A new report suggests tuition fees are becoming less affordable for many Canadians, forcing an increasing number of students to take on heavy debt loads.
The report from the Canadian Centre for Policy Alternatives shows that since 1990, average tuition and compulsory fees for undergraduates have risen by 6.2 per cent annually – three times the rate of inflation.
It now costs, on average, $6,186 a year to study at a Canadian university, and that doesn’t include the cost of books or food or lodging.
The left-leaning think-tank adds that extrapolating from past growth and announced government intentions, that number will rise to $7,330 in four years.
The report also shows there is wide divergence in the cost of post-secondary education across the country.
It ranges from low-cost provinces such as Newfoundland and Labrador ($2,861) and Quebec ($3,278), to high-cost jurisdictions like Ontario ($7,513) and Alberta ($7,061).
In four years, tuition for undergraduates will vary from a low of $2,893 in Newfoundland to a high of $9,231 in Ontario.
For Quebec, the report shows fees would have gone up to $4,472 if the recently defeated Liberal government’s controversial proposals for increases were adopted. That would move the province from the second least expensive to third, behind Manitoba and Newfoundland.
The proposed fee hikes triggered massive protests during the spring, including class cancellations, but are now in question with the election of a Parti Québécois minority government.
Using what the CCPA calls its “cost of learning” index, which measures increases in tuition against the rise of income for the average family, the group says university education is most affordable in Newfoundland and Quebec, and least affordable in Nova Scotia and Ontario.
Co-author Erika Shaker said the intent of the paper was to track what provincial governments are doing to make higher education more affordable for families of modest means.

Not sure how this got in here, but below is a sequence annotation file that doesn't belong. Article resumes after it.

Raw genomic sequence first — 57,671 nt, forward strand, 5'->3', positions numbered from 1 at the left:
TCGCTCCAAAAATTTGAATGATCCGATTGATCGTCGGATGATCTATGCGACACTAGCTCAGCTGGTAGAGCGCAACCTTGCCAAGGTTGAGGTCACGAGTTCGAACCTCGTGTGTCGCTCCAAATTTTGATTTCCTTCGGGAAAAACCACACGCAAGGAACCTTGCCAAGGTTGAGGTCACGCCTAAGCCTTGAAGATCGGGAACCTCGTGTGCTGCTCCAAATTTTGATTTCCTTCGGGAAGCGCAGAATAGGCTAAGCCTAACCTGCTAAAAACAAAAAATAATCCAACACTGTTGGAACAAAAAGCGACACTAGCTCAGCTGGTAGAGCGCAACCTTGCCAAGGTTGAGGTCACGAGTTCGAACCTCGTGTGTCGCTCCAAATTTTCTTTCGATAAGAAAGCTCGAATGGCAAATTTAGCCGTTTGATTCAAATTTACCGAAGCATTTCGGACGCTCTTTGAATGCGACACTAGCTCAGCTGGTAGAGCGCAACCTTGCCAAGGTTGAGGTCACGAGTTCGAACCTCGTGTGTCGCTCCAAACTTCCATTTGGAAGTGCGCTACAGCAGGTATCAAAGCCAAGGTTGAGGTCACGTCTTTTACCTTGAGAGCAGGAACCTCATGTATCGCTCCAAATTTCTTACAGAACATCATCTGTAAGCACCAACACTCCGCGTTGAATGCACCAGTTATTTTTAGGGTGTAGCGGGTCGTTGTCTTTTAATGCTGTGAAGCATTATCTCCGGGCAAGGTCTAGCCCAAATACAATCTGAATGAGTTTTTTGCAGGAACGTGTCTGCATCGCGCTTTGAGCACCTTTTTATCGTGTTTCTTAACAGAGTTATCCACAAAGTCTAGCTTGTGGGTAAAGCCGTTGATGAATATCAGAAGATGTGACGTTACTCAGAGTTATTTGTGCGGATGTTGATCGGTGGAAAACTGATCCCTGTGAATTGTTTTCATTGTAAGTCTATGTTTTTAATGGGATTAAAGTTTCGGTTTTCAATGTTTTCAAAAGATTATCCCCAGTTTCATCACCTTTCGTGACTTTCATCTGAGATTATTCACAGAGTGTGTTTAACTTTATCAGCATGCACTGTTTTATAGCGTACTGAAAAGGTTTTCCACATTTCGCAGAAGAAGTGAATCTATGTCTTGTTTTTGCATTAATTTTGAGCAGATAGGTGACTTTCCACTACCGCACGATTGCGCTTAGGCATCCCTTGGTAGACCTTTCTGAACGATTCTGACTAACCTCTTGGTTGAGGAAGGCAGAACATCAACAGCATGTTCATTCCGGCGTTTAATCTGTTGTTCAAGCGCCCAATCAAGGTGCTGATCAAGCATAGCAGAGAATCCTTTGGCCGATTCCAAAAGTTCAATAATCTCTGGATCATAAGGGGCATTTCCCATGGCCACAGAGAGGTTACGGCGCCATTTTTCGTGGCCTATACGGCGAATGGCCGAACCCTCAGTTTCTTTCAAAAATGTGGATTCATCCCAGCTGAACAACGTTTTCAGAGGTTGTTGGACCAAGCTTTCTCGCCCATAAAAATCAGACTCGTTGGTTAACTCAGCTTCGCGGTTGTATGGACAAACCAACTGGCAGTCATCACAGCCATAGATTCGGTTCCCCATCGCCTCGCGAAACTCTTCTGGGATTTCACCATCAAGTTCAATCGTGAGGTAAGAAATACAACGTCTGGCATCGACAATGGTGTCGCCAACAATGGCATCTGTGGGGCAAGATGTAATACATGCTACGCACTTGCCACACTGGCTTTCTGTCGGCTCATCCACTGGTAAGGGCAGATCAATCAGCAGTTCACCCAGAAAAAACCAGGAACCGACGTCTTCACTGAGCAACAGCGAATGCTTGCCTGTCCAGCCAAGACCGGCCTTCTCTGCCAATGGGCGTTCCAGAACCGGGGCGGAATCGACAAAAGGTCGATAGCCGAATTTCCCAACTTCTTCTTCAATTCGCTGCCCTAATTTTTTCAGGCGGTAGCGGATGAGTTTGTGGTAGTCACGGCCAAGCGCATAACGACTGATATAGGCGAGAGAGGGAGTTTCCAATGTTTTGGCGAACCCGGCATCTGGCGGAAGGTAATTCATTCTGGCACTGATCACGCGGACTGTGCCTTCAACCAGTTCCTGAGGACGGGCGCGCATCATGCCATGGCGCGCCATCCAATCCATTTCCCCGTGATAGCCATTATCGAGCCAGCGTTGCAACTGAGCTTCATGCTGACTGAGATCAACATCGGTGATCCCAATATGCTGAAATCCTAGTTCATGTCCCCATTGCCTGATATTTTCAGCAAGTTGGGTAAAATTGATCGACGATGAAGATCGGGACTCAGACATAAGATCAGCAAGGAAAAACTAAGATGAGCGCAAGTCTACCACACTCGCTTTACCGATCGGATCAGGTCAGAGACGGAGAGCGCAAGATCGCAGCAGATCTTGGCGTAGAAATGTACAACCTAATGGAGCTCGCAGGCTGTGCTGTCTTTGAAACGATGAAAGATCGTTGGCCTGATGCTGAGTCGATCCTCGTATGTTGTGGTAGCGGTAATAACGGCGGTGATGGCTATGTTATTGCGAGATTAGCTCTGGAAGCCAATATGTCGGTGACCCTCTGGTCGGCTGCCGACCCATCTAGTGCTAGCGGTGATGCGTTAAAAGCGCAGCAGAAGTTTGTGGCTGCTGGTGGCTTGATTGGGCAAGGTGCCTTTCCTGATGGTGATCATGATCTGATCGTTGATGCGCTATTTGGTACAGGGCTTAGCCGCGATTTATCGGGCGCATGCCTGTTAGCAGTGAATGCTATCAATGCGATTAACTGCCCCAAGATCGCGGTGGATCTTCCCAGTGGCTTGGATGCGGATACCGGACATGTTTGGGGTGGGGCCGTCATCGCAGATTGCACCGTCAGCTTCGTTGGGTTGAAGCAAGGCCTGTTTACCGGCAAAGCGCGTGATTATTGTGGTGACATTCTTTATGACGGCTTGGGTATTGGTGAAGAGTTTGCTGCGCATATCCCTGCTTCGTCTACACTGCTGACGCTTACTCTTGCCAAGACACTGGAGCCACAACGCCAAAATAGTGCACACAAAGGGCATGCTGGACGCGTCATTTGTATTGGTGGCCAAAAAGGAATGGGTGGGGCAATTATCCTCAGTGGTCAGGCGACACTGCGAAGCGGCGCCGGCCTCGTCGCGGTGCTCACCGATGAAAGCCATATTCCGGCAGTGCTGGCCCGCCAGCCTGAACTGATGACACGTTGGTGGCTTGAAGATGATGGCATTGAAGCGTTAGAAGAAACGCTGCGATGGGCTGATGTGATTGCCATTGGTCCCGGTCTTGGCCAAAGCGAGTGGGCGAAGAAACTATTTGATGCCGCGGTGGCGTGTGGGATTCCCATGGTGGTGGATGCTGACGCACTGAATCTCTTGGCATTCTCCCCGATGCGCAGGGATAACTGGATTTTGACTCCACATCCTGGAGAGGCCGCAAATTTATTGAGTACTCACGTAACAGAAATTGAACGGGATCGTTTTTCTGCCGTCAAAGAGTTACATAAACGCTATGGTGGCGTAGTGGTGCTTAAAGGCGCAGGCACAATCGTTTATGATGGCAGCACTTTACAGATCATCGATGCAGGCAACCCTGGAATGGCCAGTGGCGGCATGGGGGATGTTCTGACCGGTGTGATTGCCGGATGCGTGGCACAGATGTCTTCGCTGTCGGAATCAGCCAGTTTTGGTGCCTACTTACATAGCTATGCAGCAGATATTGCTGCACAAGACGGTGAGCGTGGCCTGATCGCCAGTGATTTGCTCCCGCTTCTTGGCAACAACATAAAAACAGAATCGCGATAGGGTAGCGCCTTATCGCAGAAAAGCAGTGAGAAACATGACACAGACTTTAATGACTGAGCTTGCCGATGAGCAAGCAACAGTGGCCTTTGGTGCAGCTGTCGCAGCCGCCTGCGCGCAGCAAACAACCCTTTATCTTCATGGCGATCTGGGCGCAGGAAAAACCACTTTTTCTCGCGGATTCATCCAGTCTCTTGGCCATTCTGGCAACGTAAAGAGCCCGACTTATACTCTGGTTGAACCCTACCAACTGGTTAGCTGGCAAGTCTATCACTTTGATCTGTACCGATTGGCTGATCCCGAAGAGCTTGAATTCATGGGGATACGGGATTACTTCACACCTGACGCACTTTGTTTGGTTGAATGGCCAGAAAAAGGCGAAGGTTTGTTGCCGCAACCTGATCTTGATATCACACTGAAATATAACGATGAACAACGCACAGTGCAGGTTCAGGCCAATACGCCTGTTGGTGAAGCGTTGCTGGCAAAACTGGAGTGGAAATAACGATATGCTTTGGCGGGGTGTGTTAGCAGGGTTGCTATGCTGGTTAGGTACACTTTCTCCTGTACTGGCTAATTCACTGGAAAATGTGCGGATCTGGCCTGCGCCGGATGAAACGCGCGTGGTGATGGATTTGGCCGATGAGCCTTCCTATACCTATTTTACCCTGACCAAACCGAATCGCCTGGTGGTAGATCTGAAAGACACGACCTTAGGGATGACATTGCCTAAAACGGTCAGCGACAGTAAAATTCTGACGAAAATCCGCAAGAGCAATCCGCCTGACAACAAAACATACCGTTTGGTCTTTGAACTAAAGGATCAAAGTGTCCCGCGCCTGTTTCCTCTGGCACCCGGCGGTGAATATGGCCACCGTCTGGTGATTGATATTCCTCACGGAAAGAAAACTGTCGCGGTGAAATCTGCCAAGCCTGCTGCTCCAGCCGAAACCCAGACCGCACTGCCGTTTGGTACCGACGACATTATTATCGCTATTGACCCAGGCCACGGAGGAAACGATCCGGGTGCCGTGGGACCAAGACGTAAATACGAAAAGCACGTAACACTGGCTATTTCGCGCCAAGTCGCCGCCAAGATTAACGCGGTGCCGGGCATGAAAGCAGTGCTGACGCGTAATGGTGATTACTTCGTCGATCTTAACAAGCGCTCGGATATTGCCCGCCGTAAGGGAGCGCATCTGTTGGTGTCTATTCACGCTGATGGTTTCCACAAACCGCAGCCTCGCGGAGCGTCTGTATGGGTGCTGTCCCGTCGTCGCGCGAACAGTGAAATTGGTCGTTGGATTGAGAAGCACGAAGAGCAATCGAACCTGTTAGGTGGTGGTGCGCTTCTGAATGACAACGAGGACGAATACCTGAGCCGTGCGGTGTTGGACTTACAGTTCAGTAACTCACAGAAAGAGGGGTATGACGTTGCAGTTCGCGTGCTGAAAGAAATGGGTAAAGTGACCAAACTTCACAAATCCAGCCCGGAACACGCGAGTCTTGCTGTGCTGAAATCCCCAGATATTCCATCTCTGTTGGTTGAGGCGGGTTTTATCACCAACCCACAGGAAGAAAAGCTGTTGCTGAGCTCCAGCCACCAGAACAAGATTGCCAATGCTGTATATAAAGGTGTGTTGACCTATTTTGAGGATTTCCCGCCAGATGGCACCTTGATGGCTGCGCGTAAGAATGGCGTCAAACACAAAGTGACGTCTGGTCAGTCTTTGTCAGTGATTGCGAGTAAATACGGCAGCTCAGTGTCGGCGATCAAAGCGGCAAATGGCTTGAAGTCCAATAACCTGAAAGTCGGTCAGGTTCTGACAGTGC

The findings, she said, show that most provinces have opted not to keep costs down, but rather turn to schemes to offer students loans on favourable terms, or easy repayment options.
The problem with that approach, Ms. Shaker said, is that 60 per cent of undergraduate students go into the working world with an average debt of $27,000, and that is likely larger if private debt is included.
“Yes university enrolment is increasing and that is frequently used as an argument to say people can bear the costs,” she said.
“But students are graduating with debt and that has a lasting impact on how they can start their lives.”
According to Statistics Canada, about half of youth from families with incomes in the top 25 percentile attend university by age 19, compared to less than a third for those from families in the bottom quartile.
Ms. Shaker says young Canadians are constantly being warned they must get a university education to have a chance at good jobs, but many provincial governments are off-loading more of the cost of university to families and students.
For instance, the proportion of provincial support as a percentage of total university expenditures has declined from 84 per cent to 58 per cent between 1979 and 2009, while tuition has increased from 12 per cent to 35 per cent in that time, the report states.
Add stagnant incomes and soaring household debt to the mix and “we’re looking to graduate a generation that starts out on very shaky ground,” said Ms. Shaker.
She added that the high cost of post-secondary education is also putting stress on families, with some having to take out second mortgages or delay retirement to pay for their children’s tuition.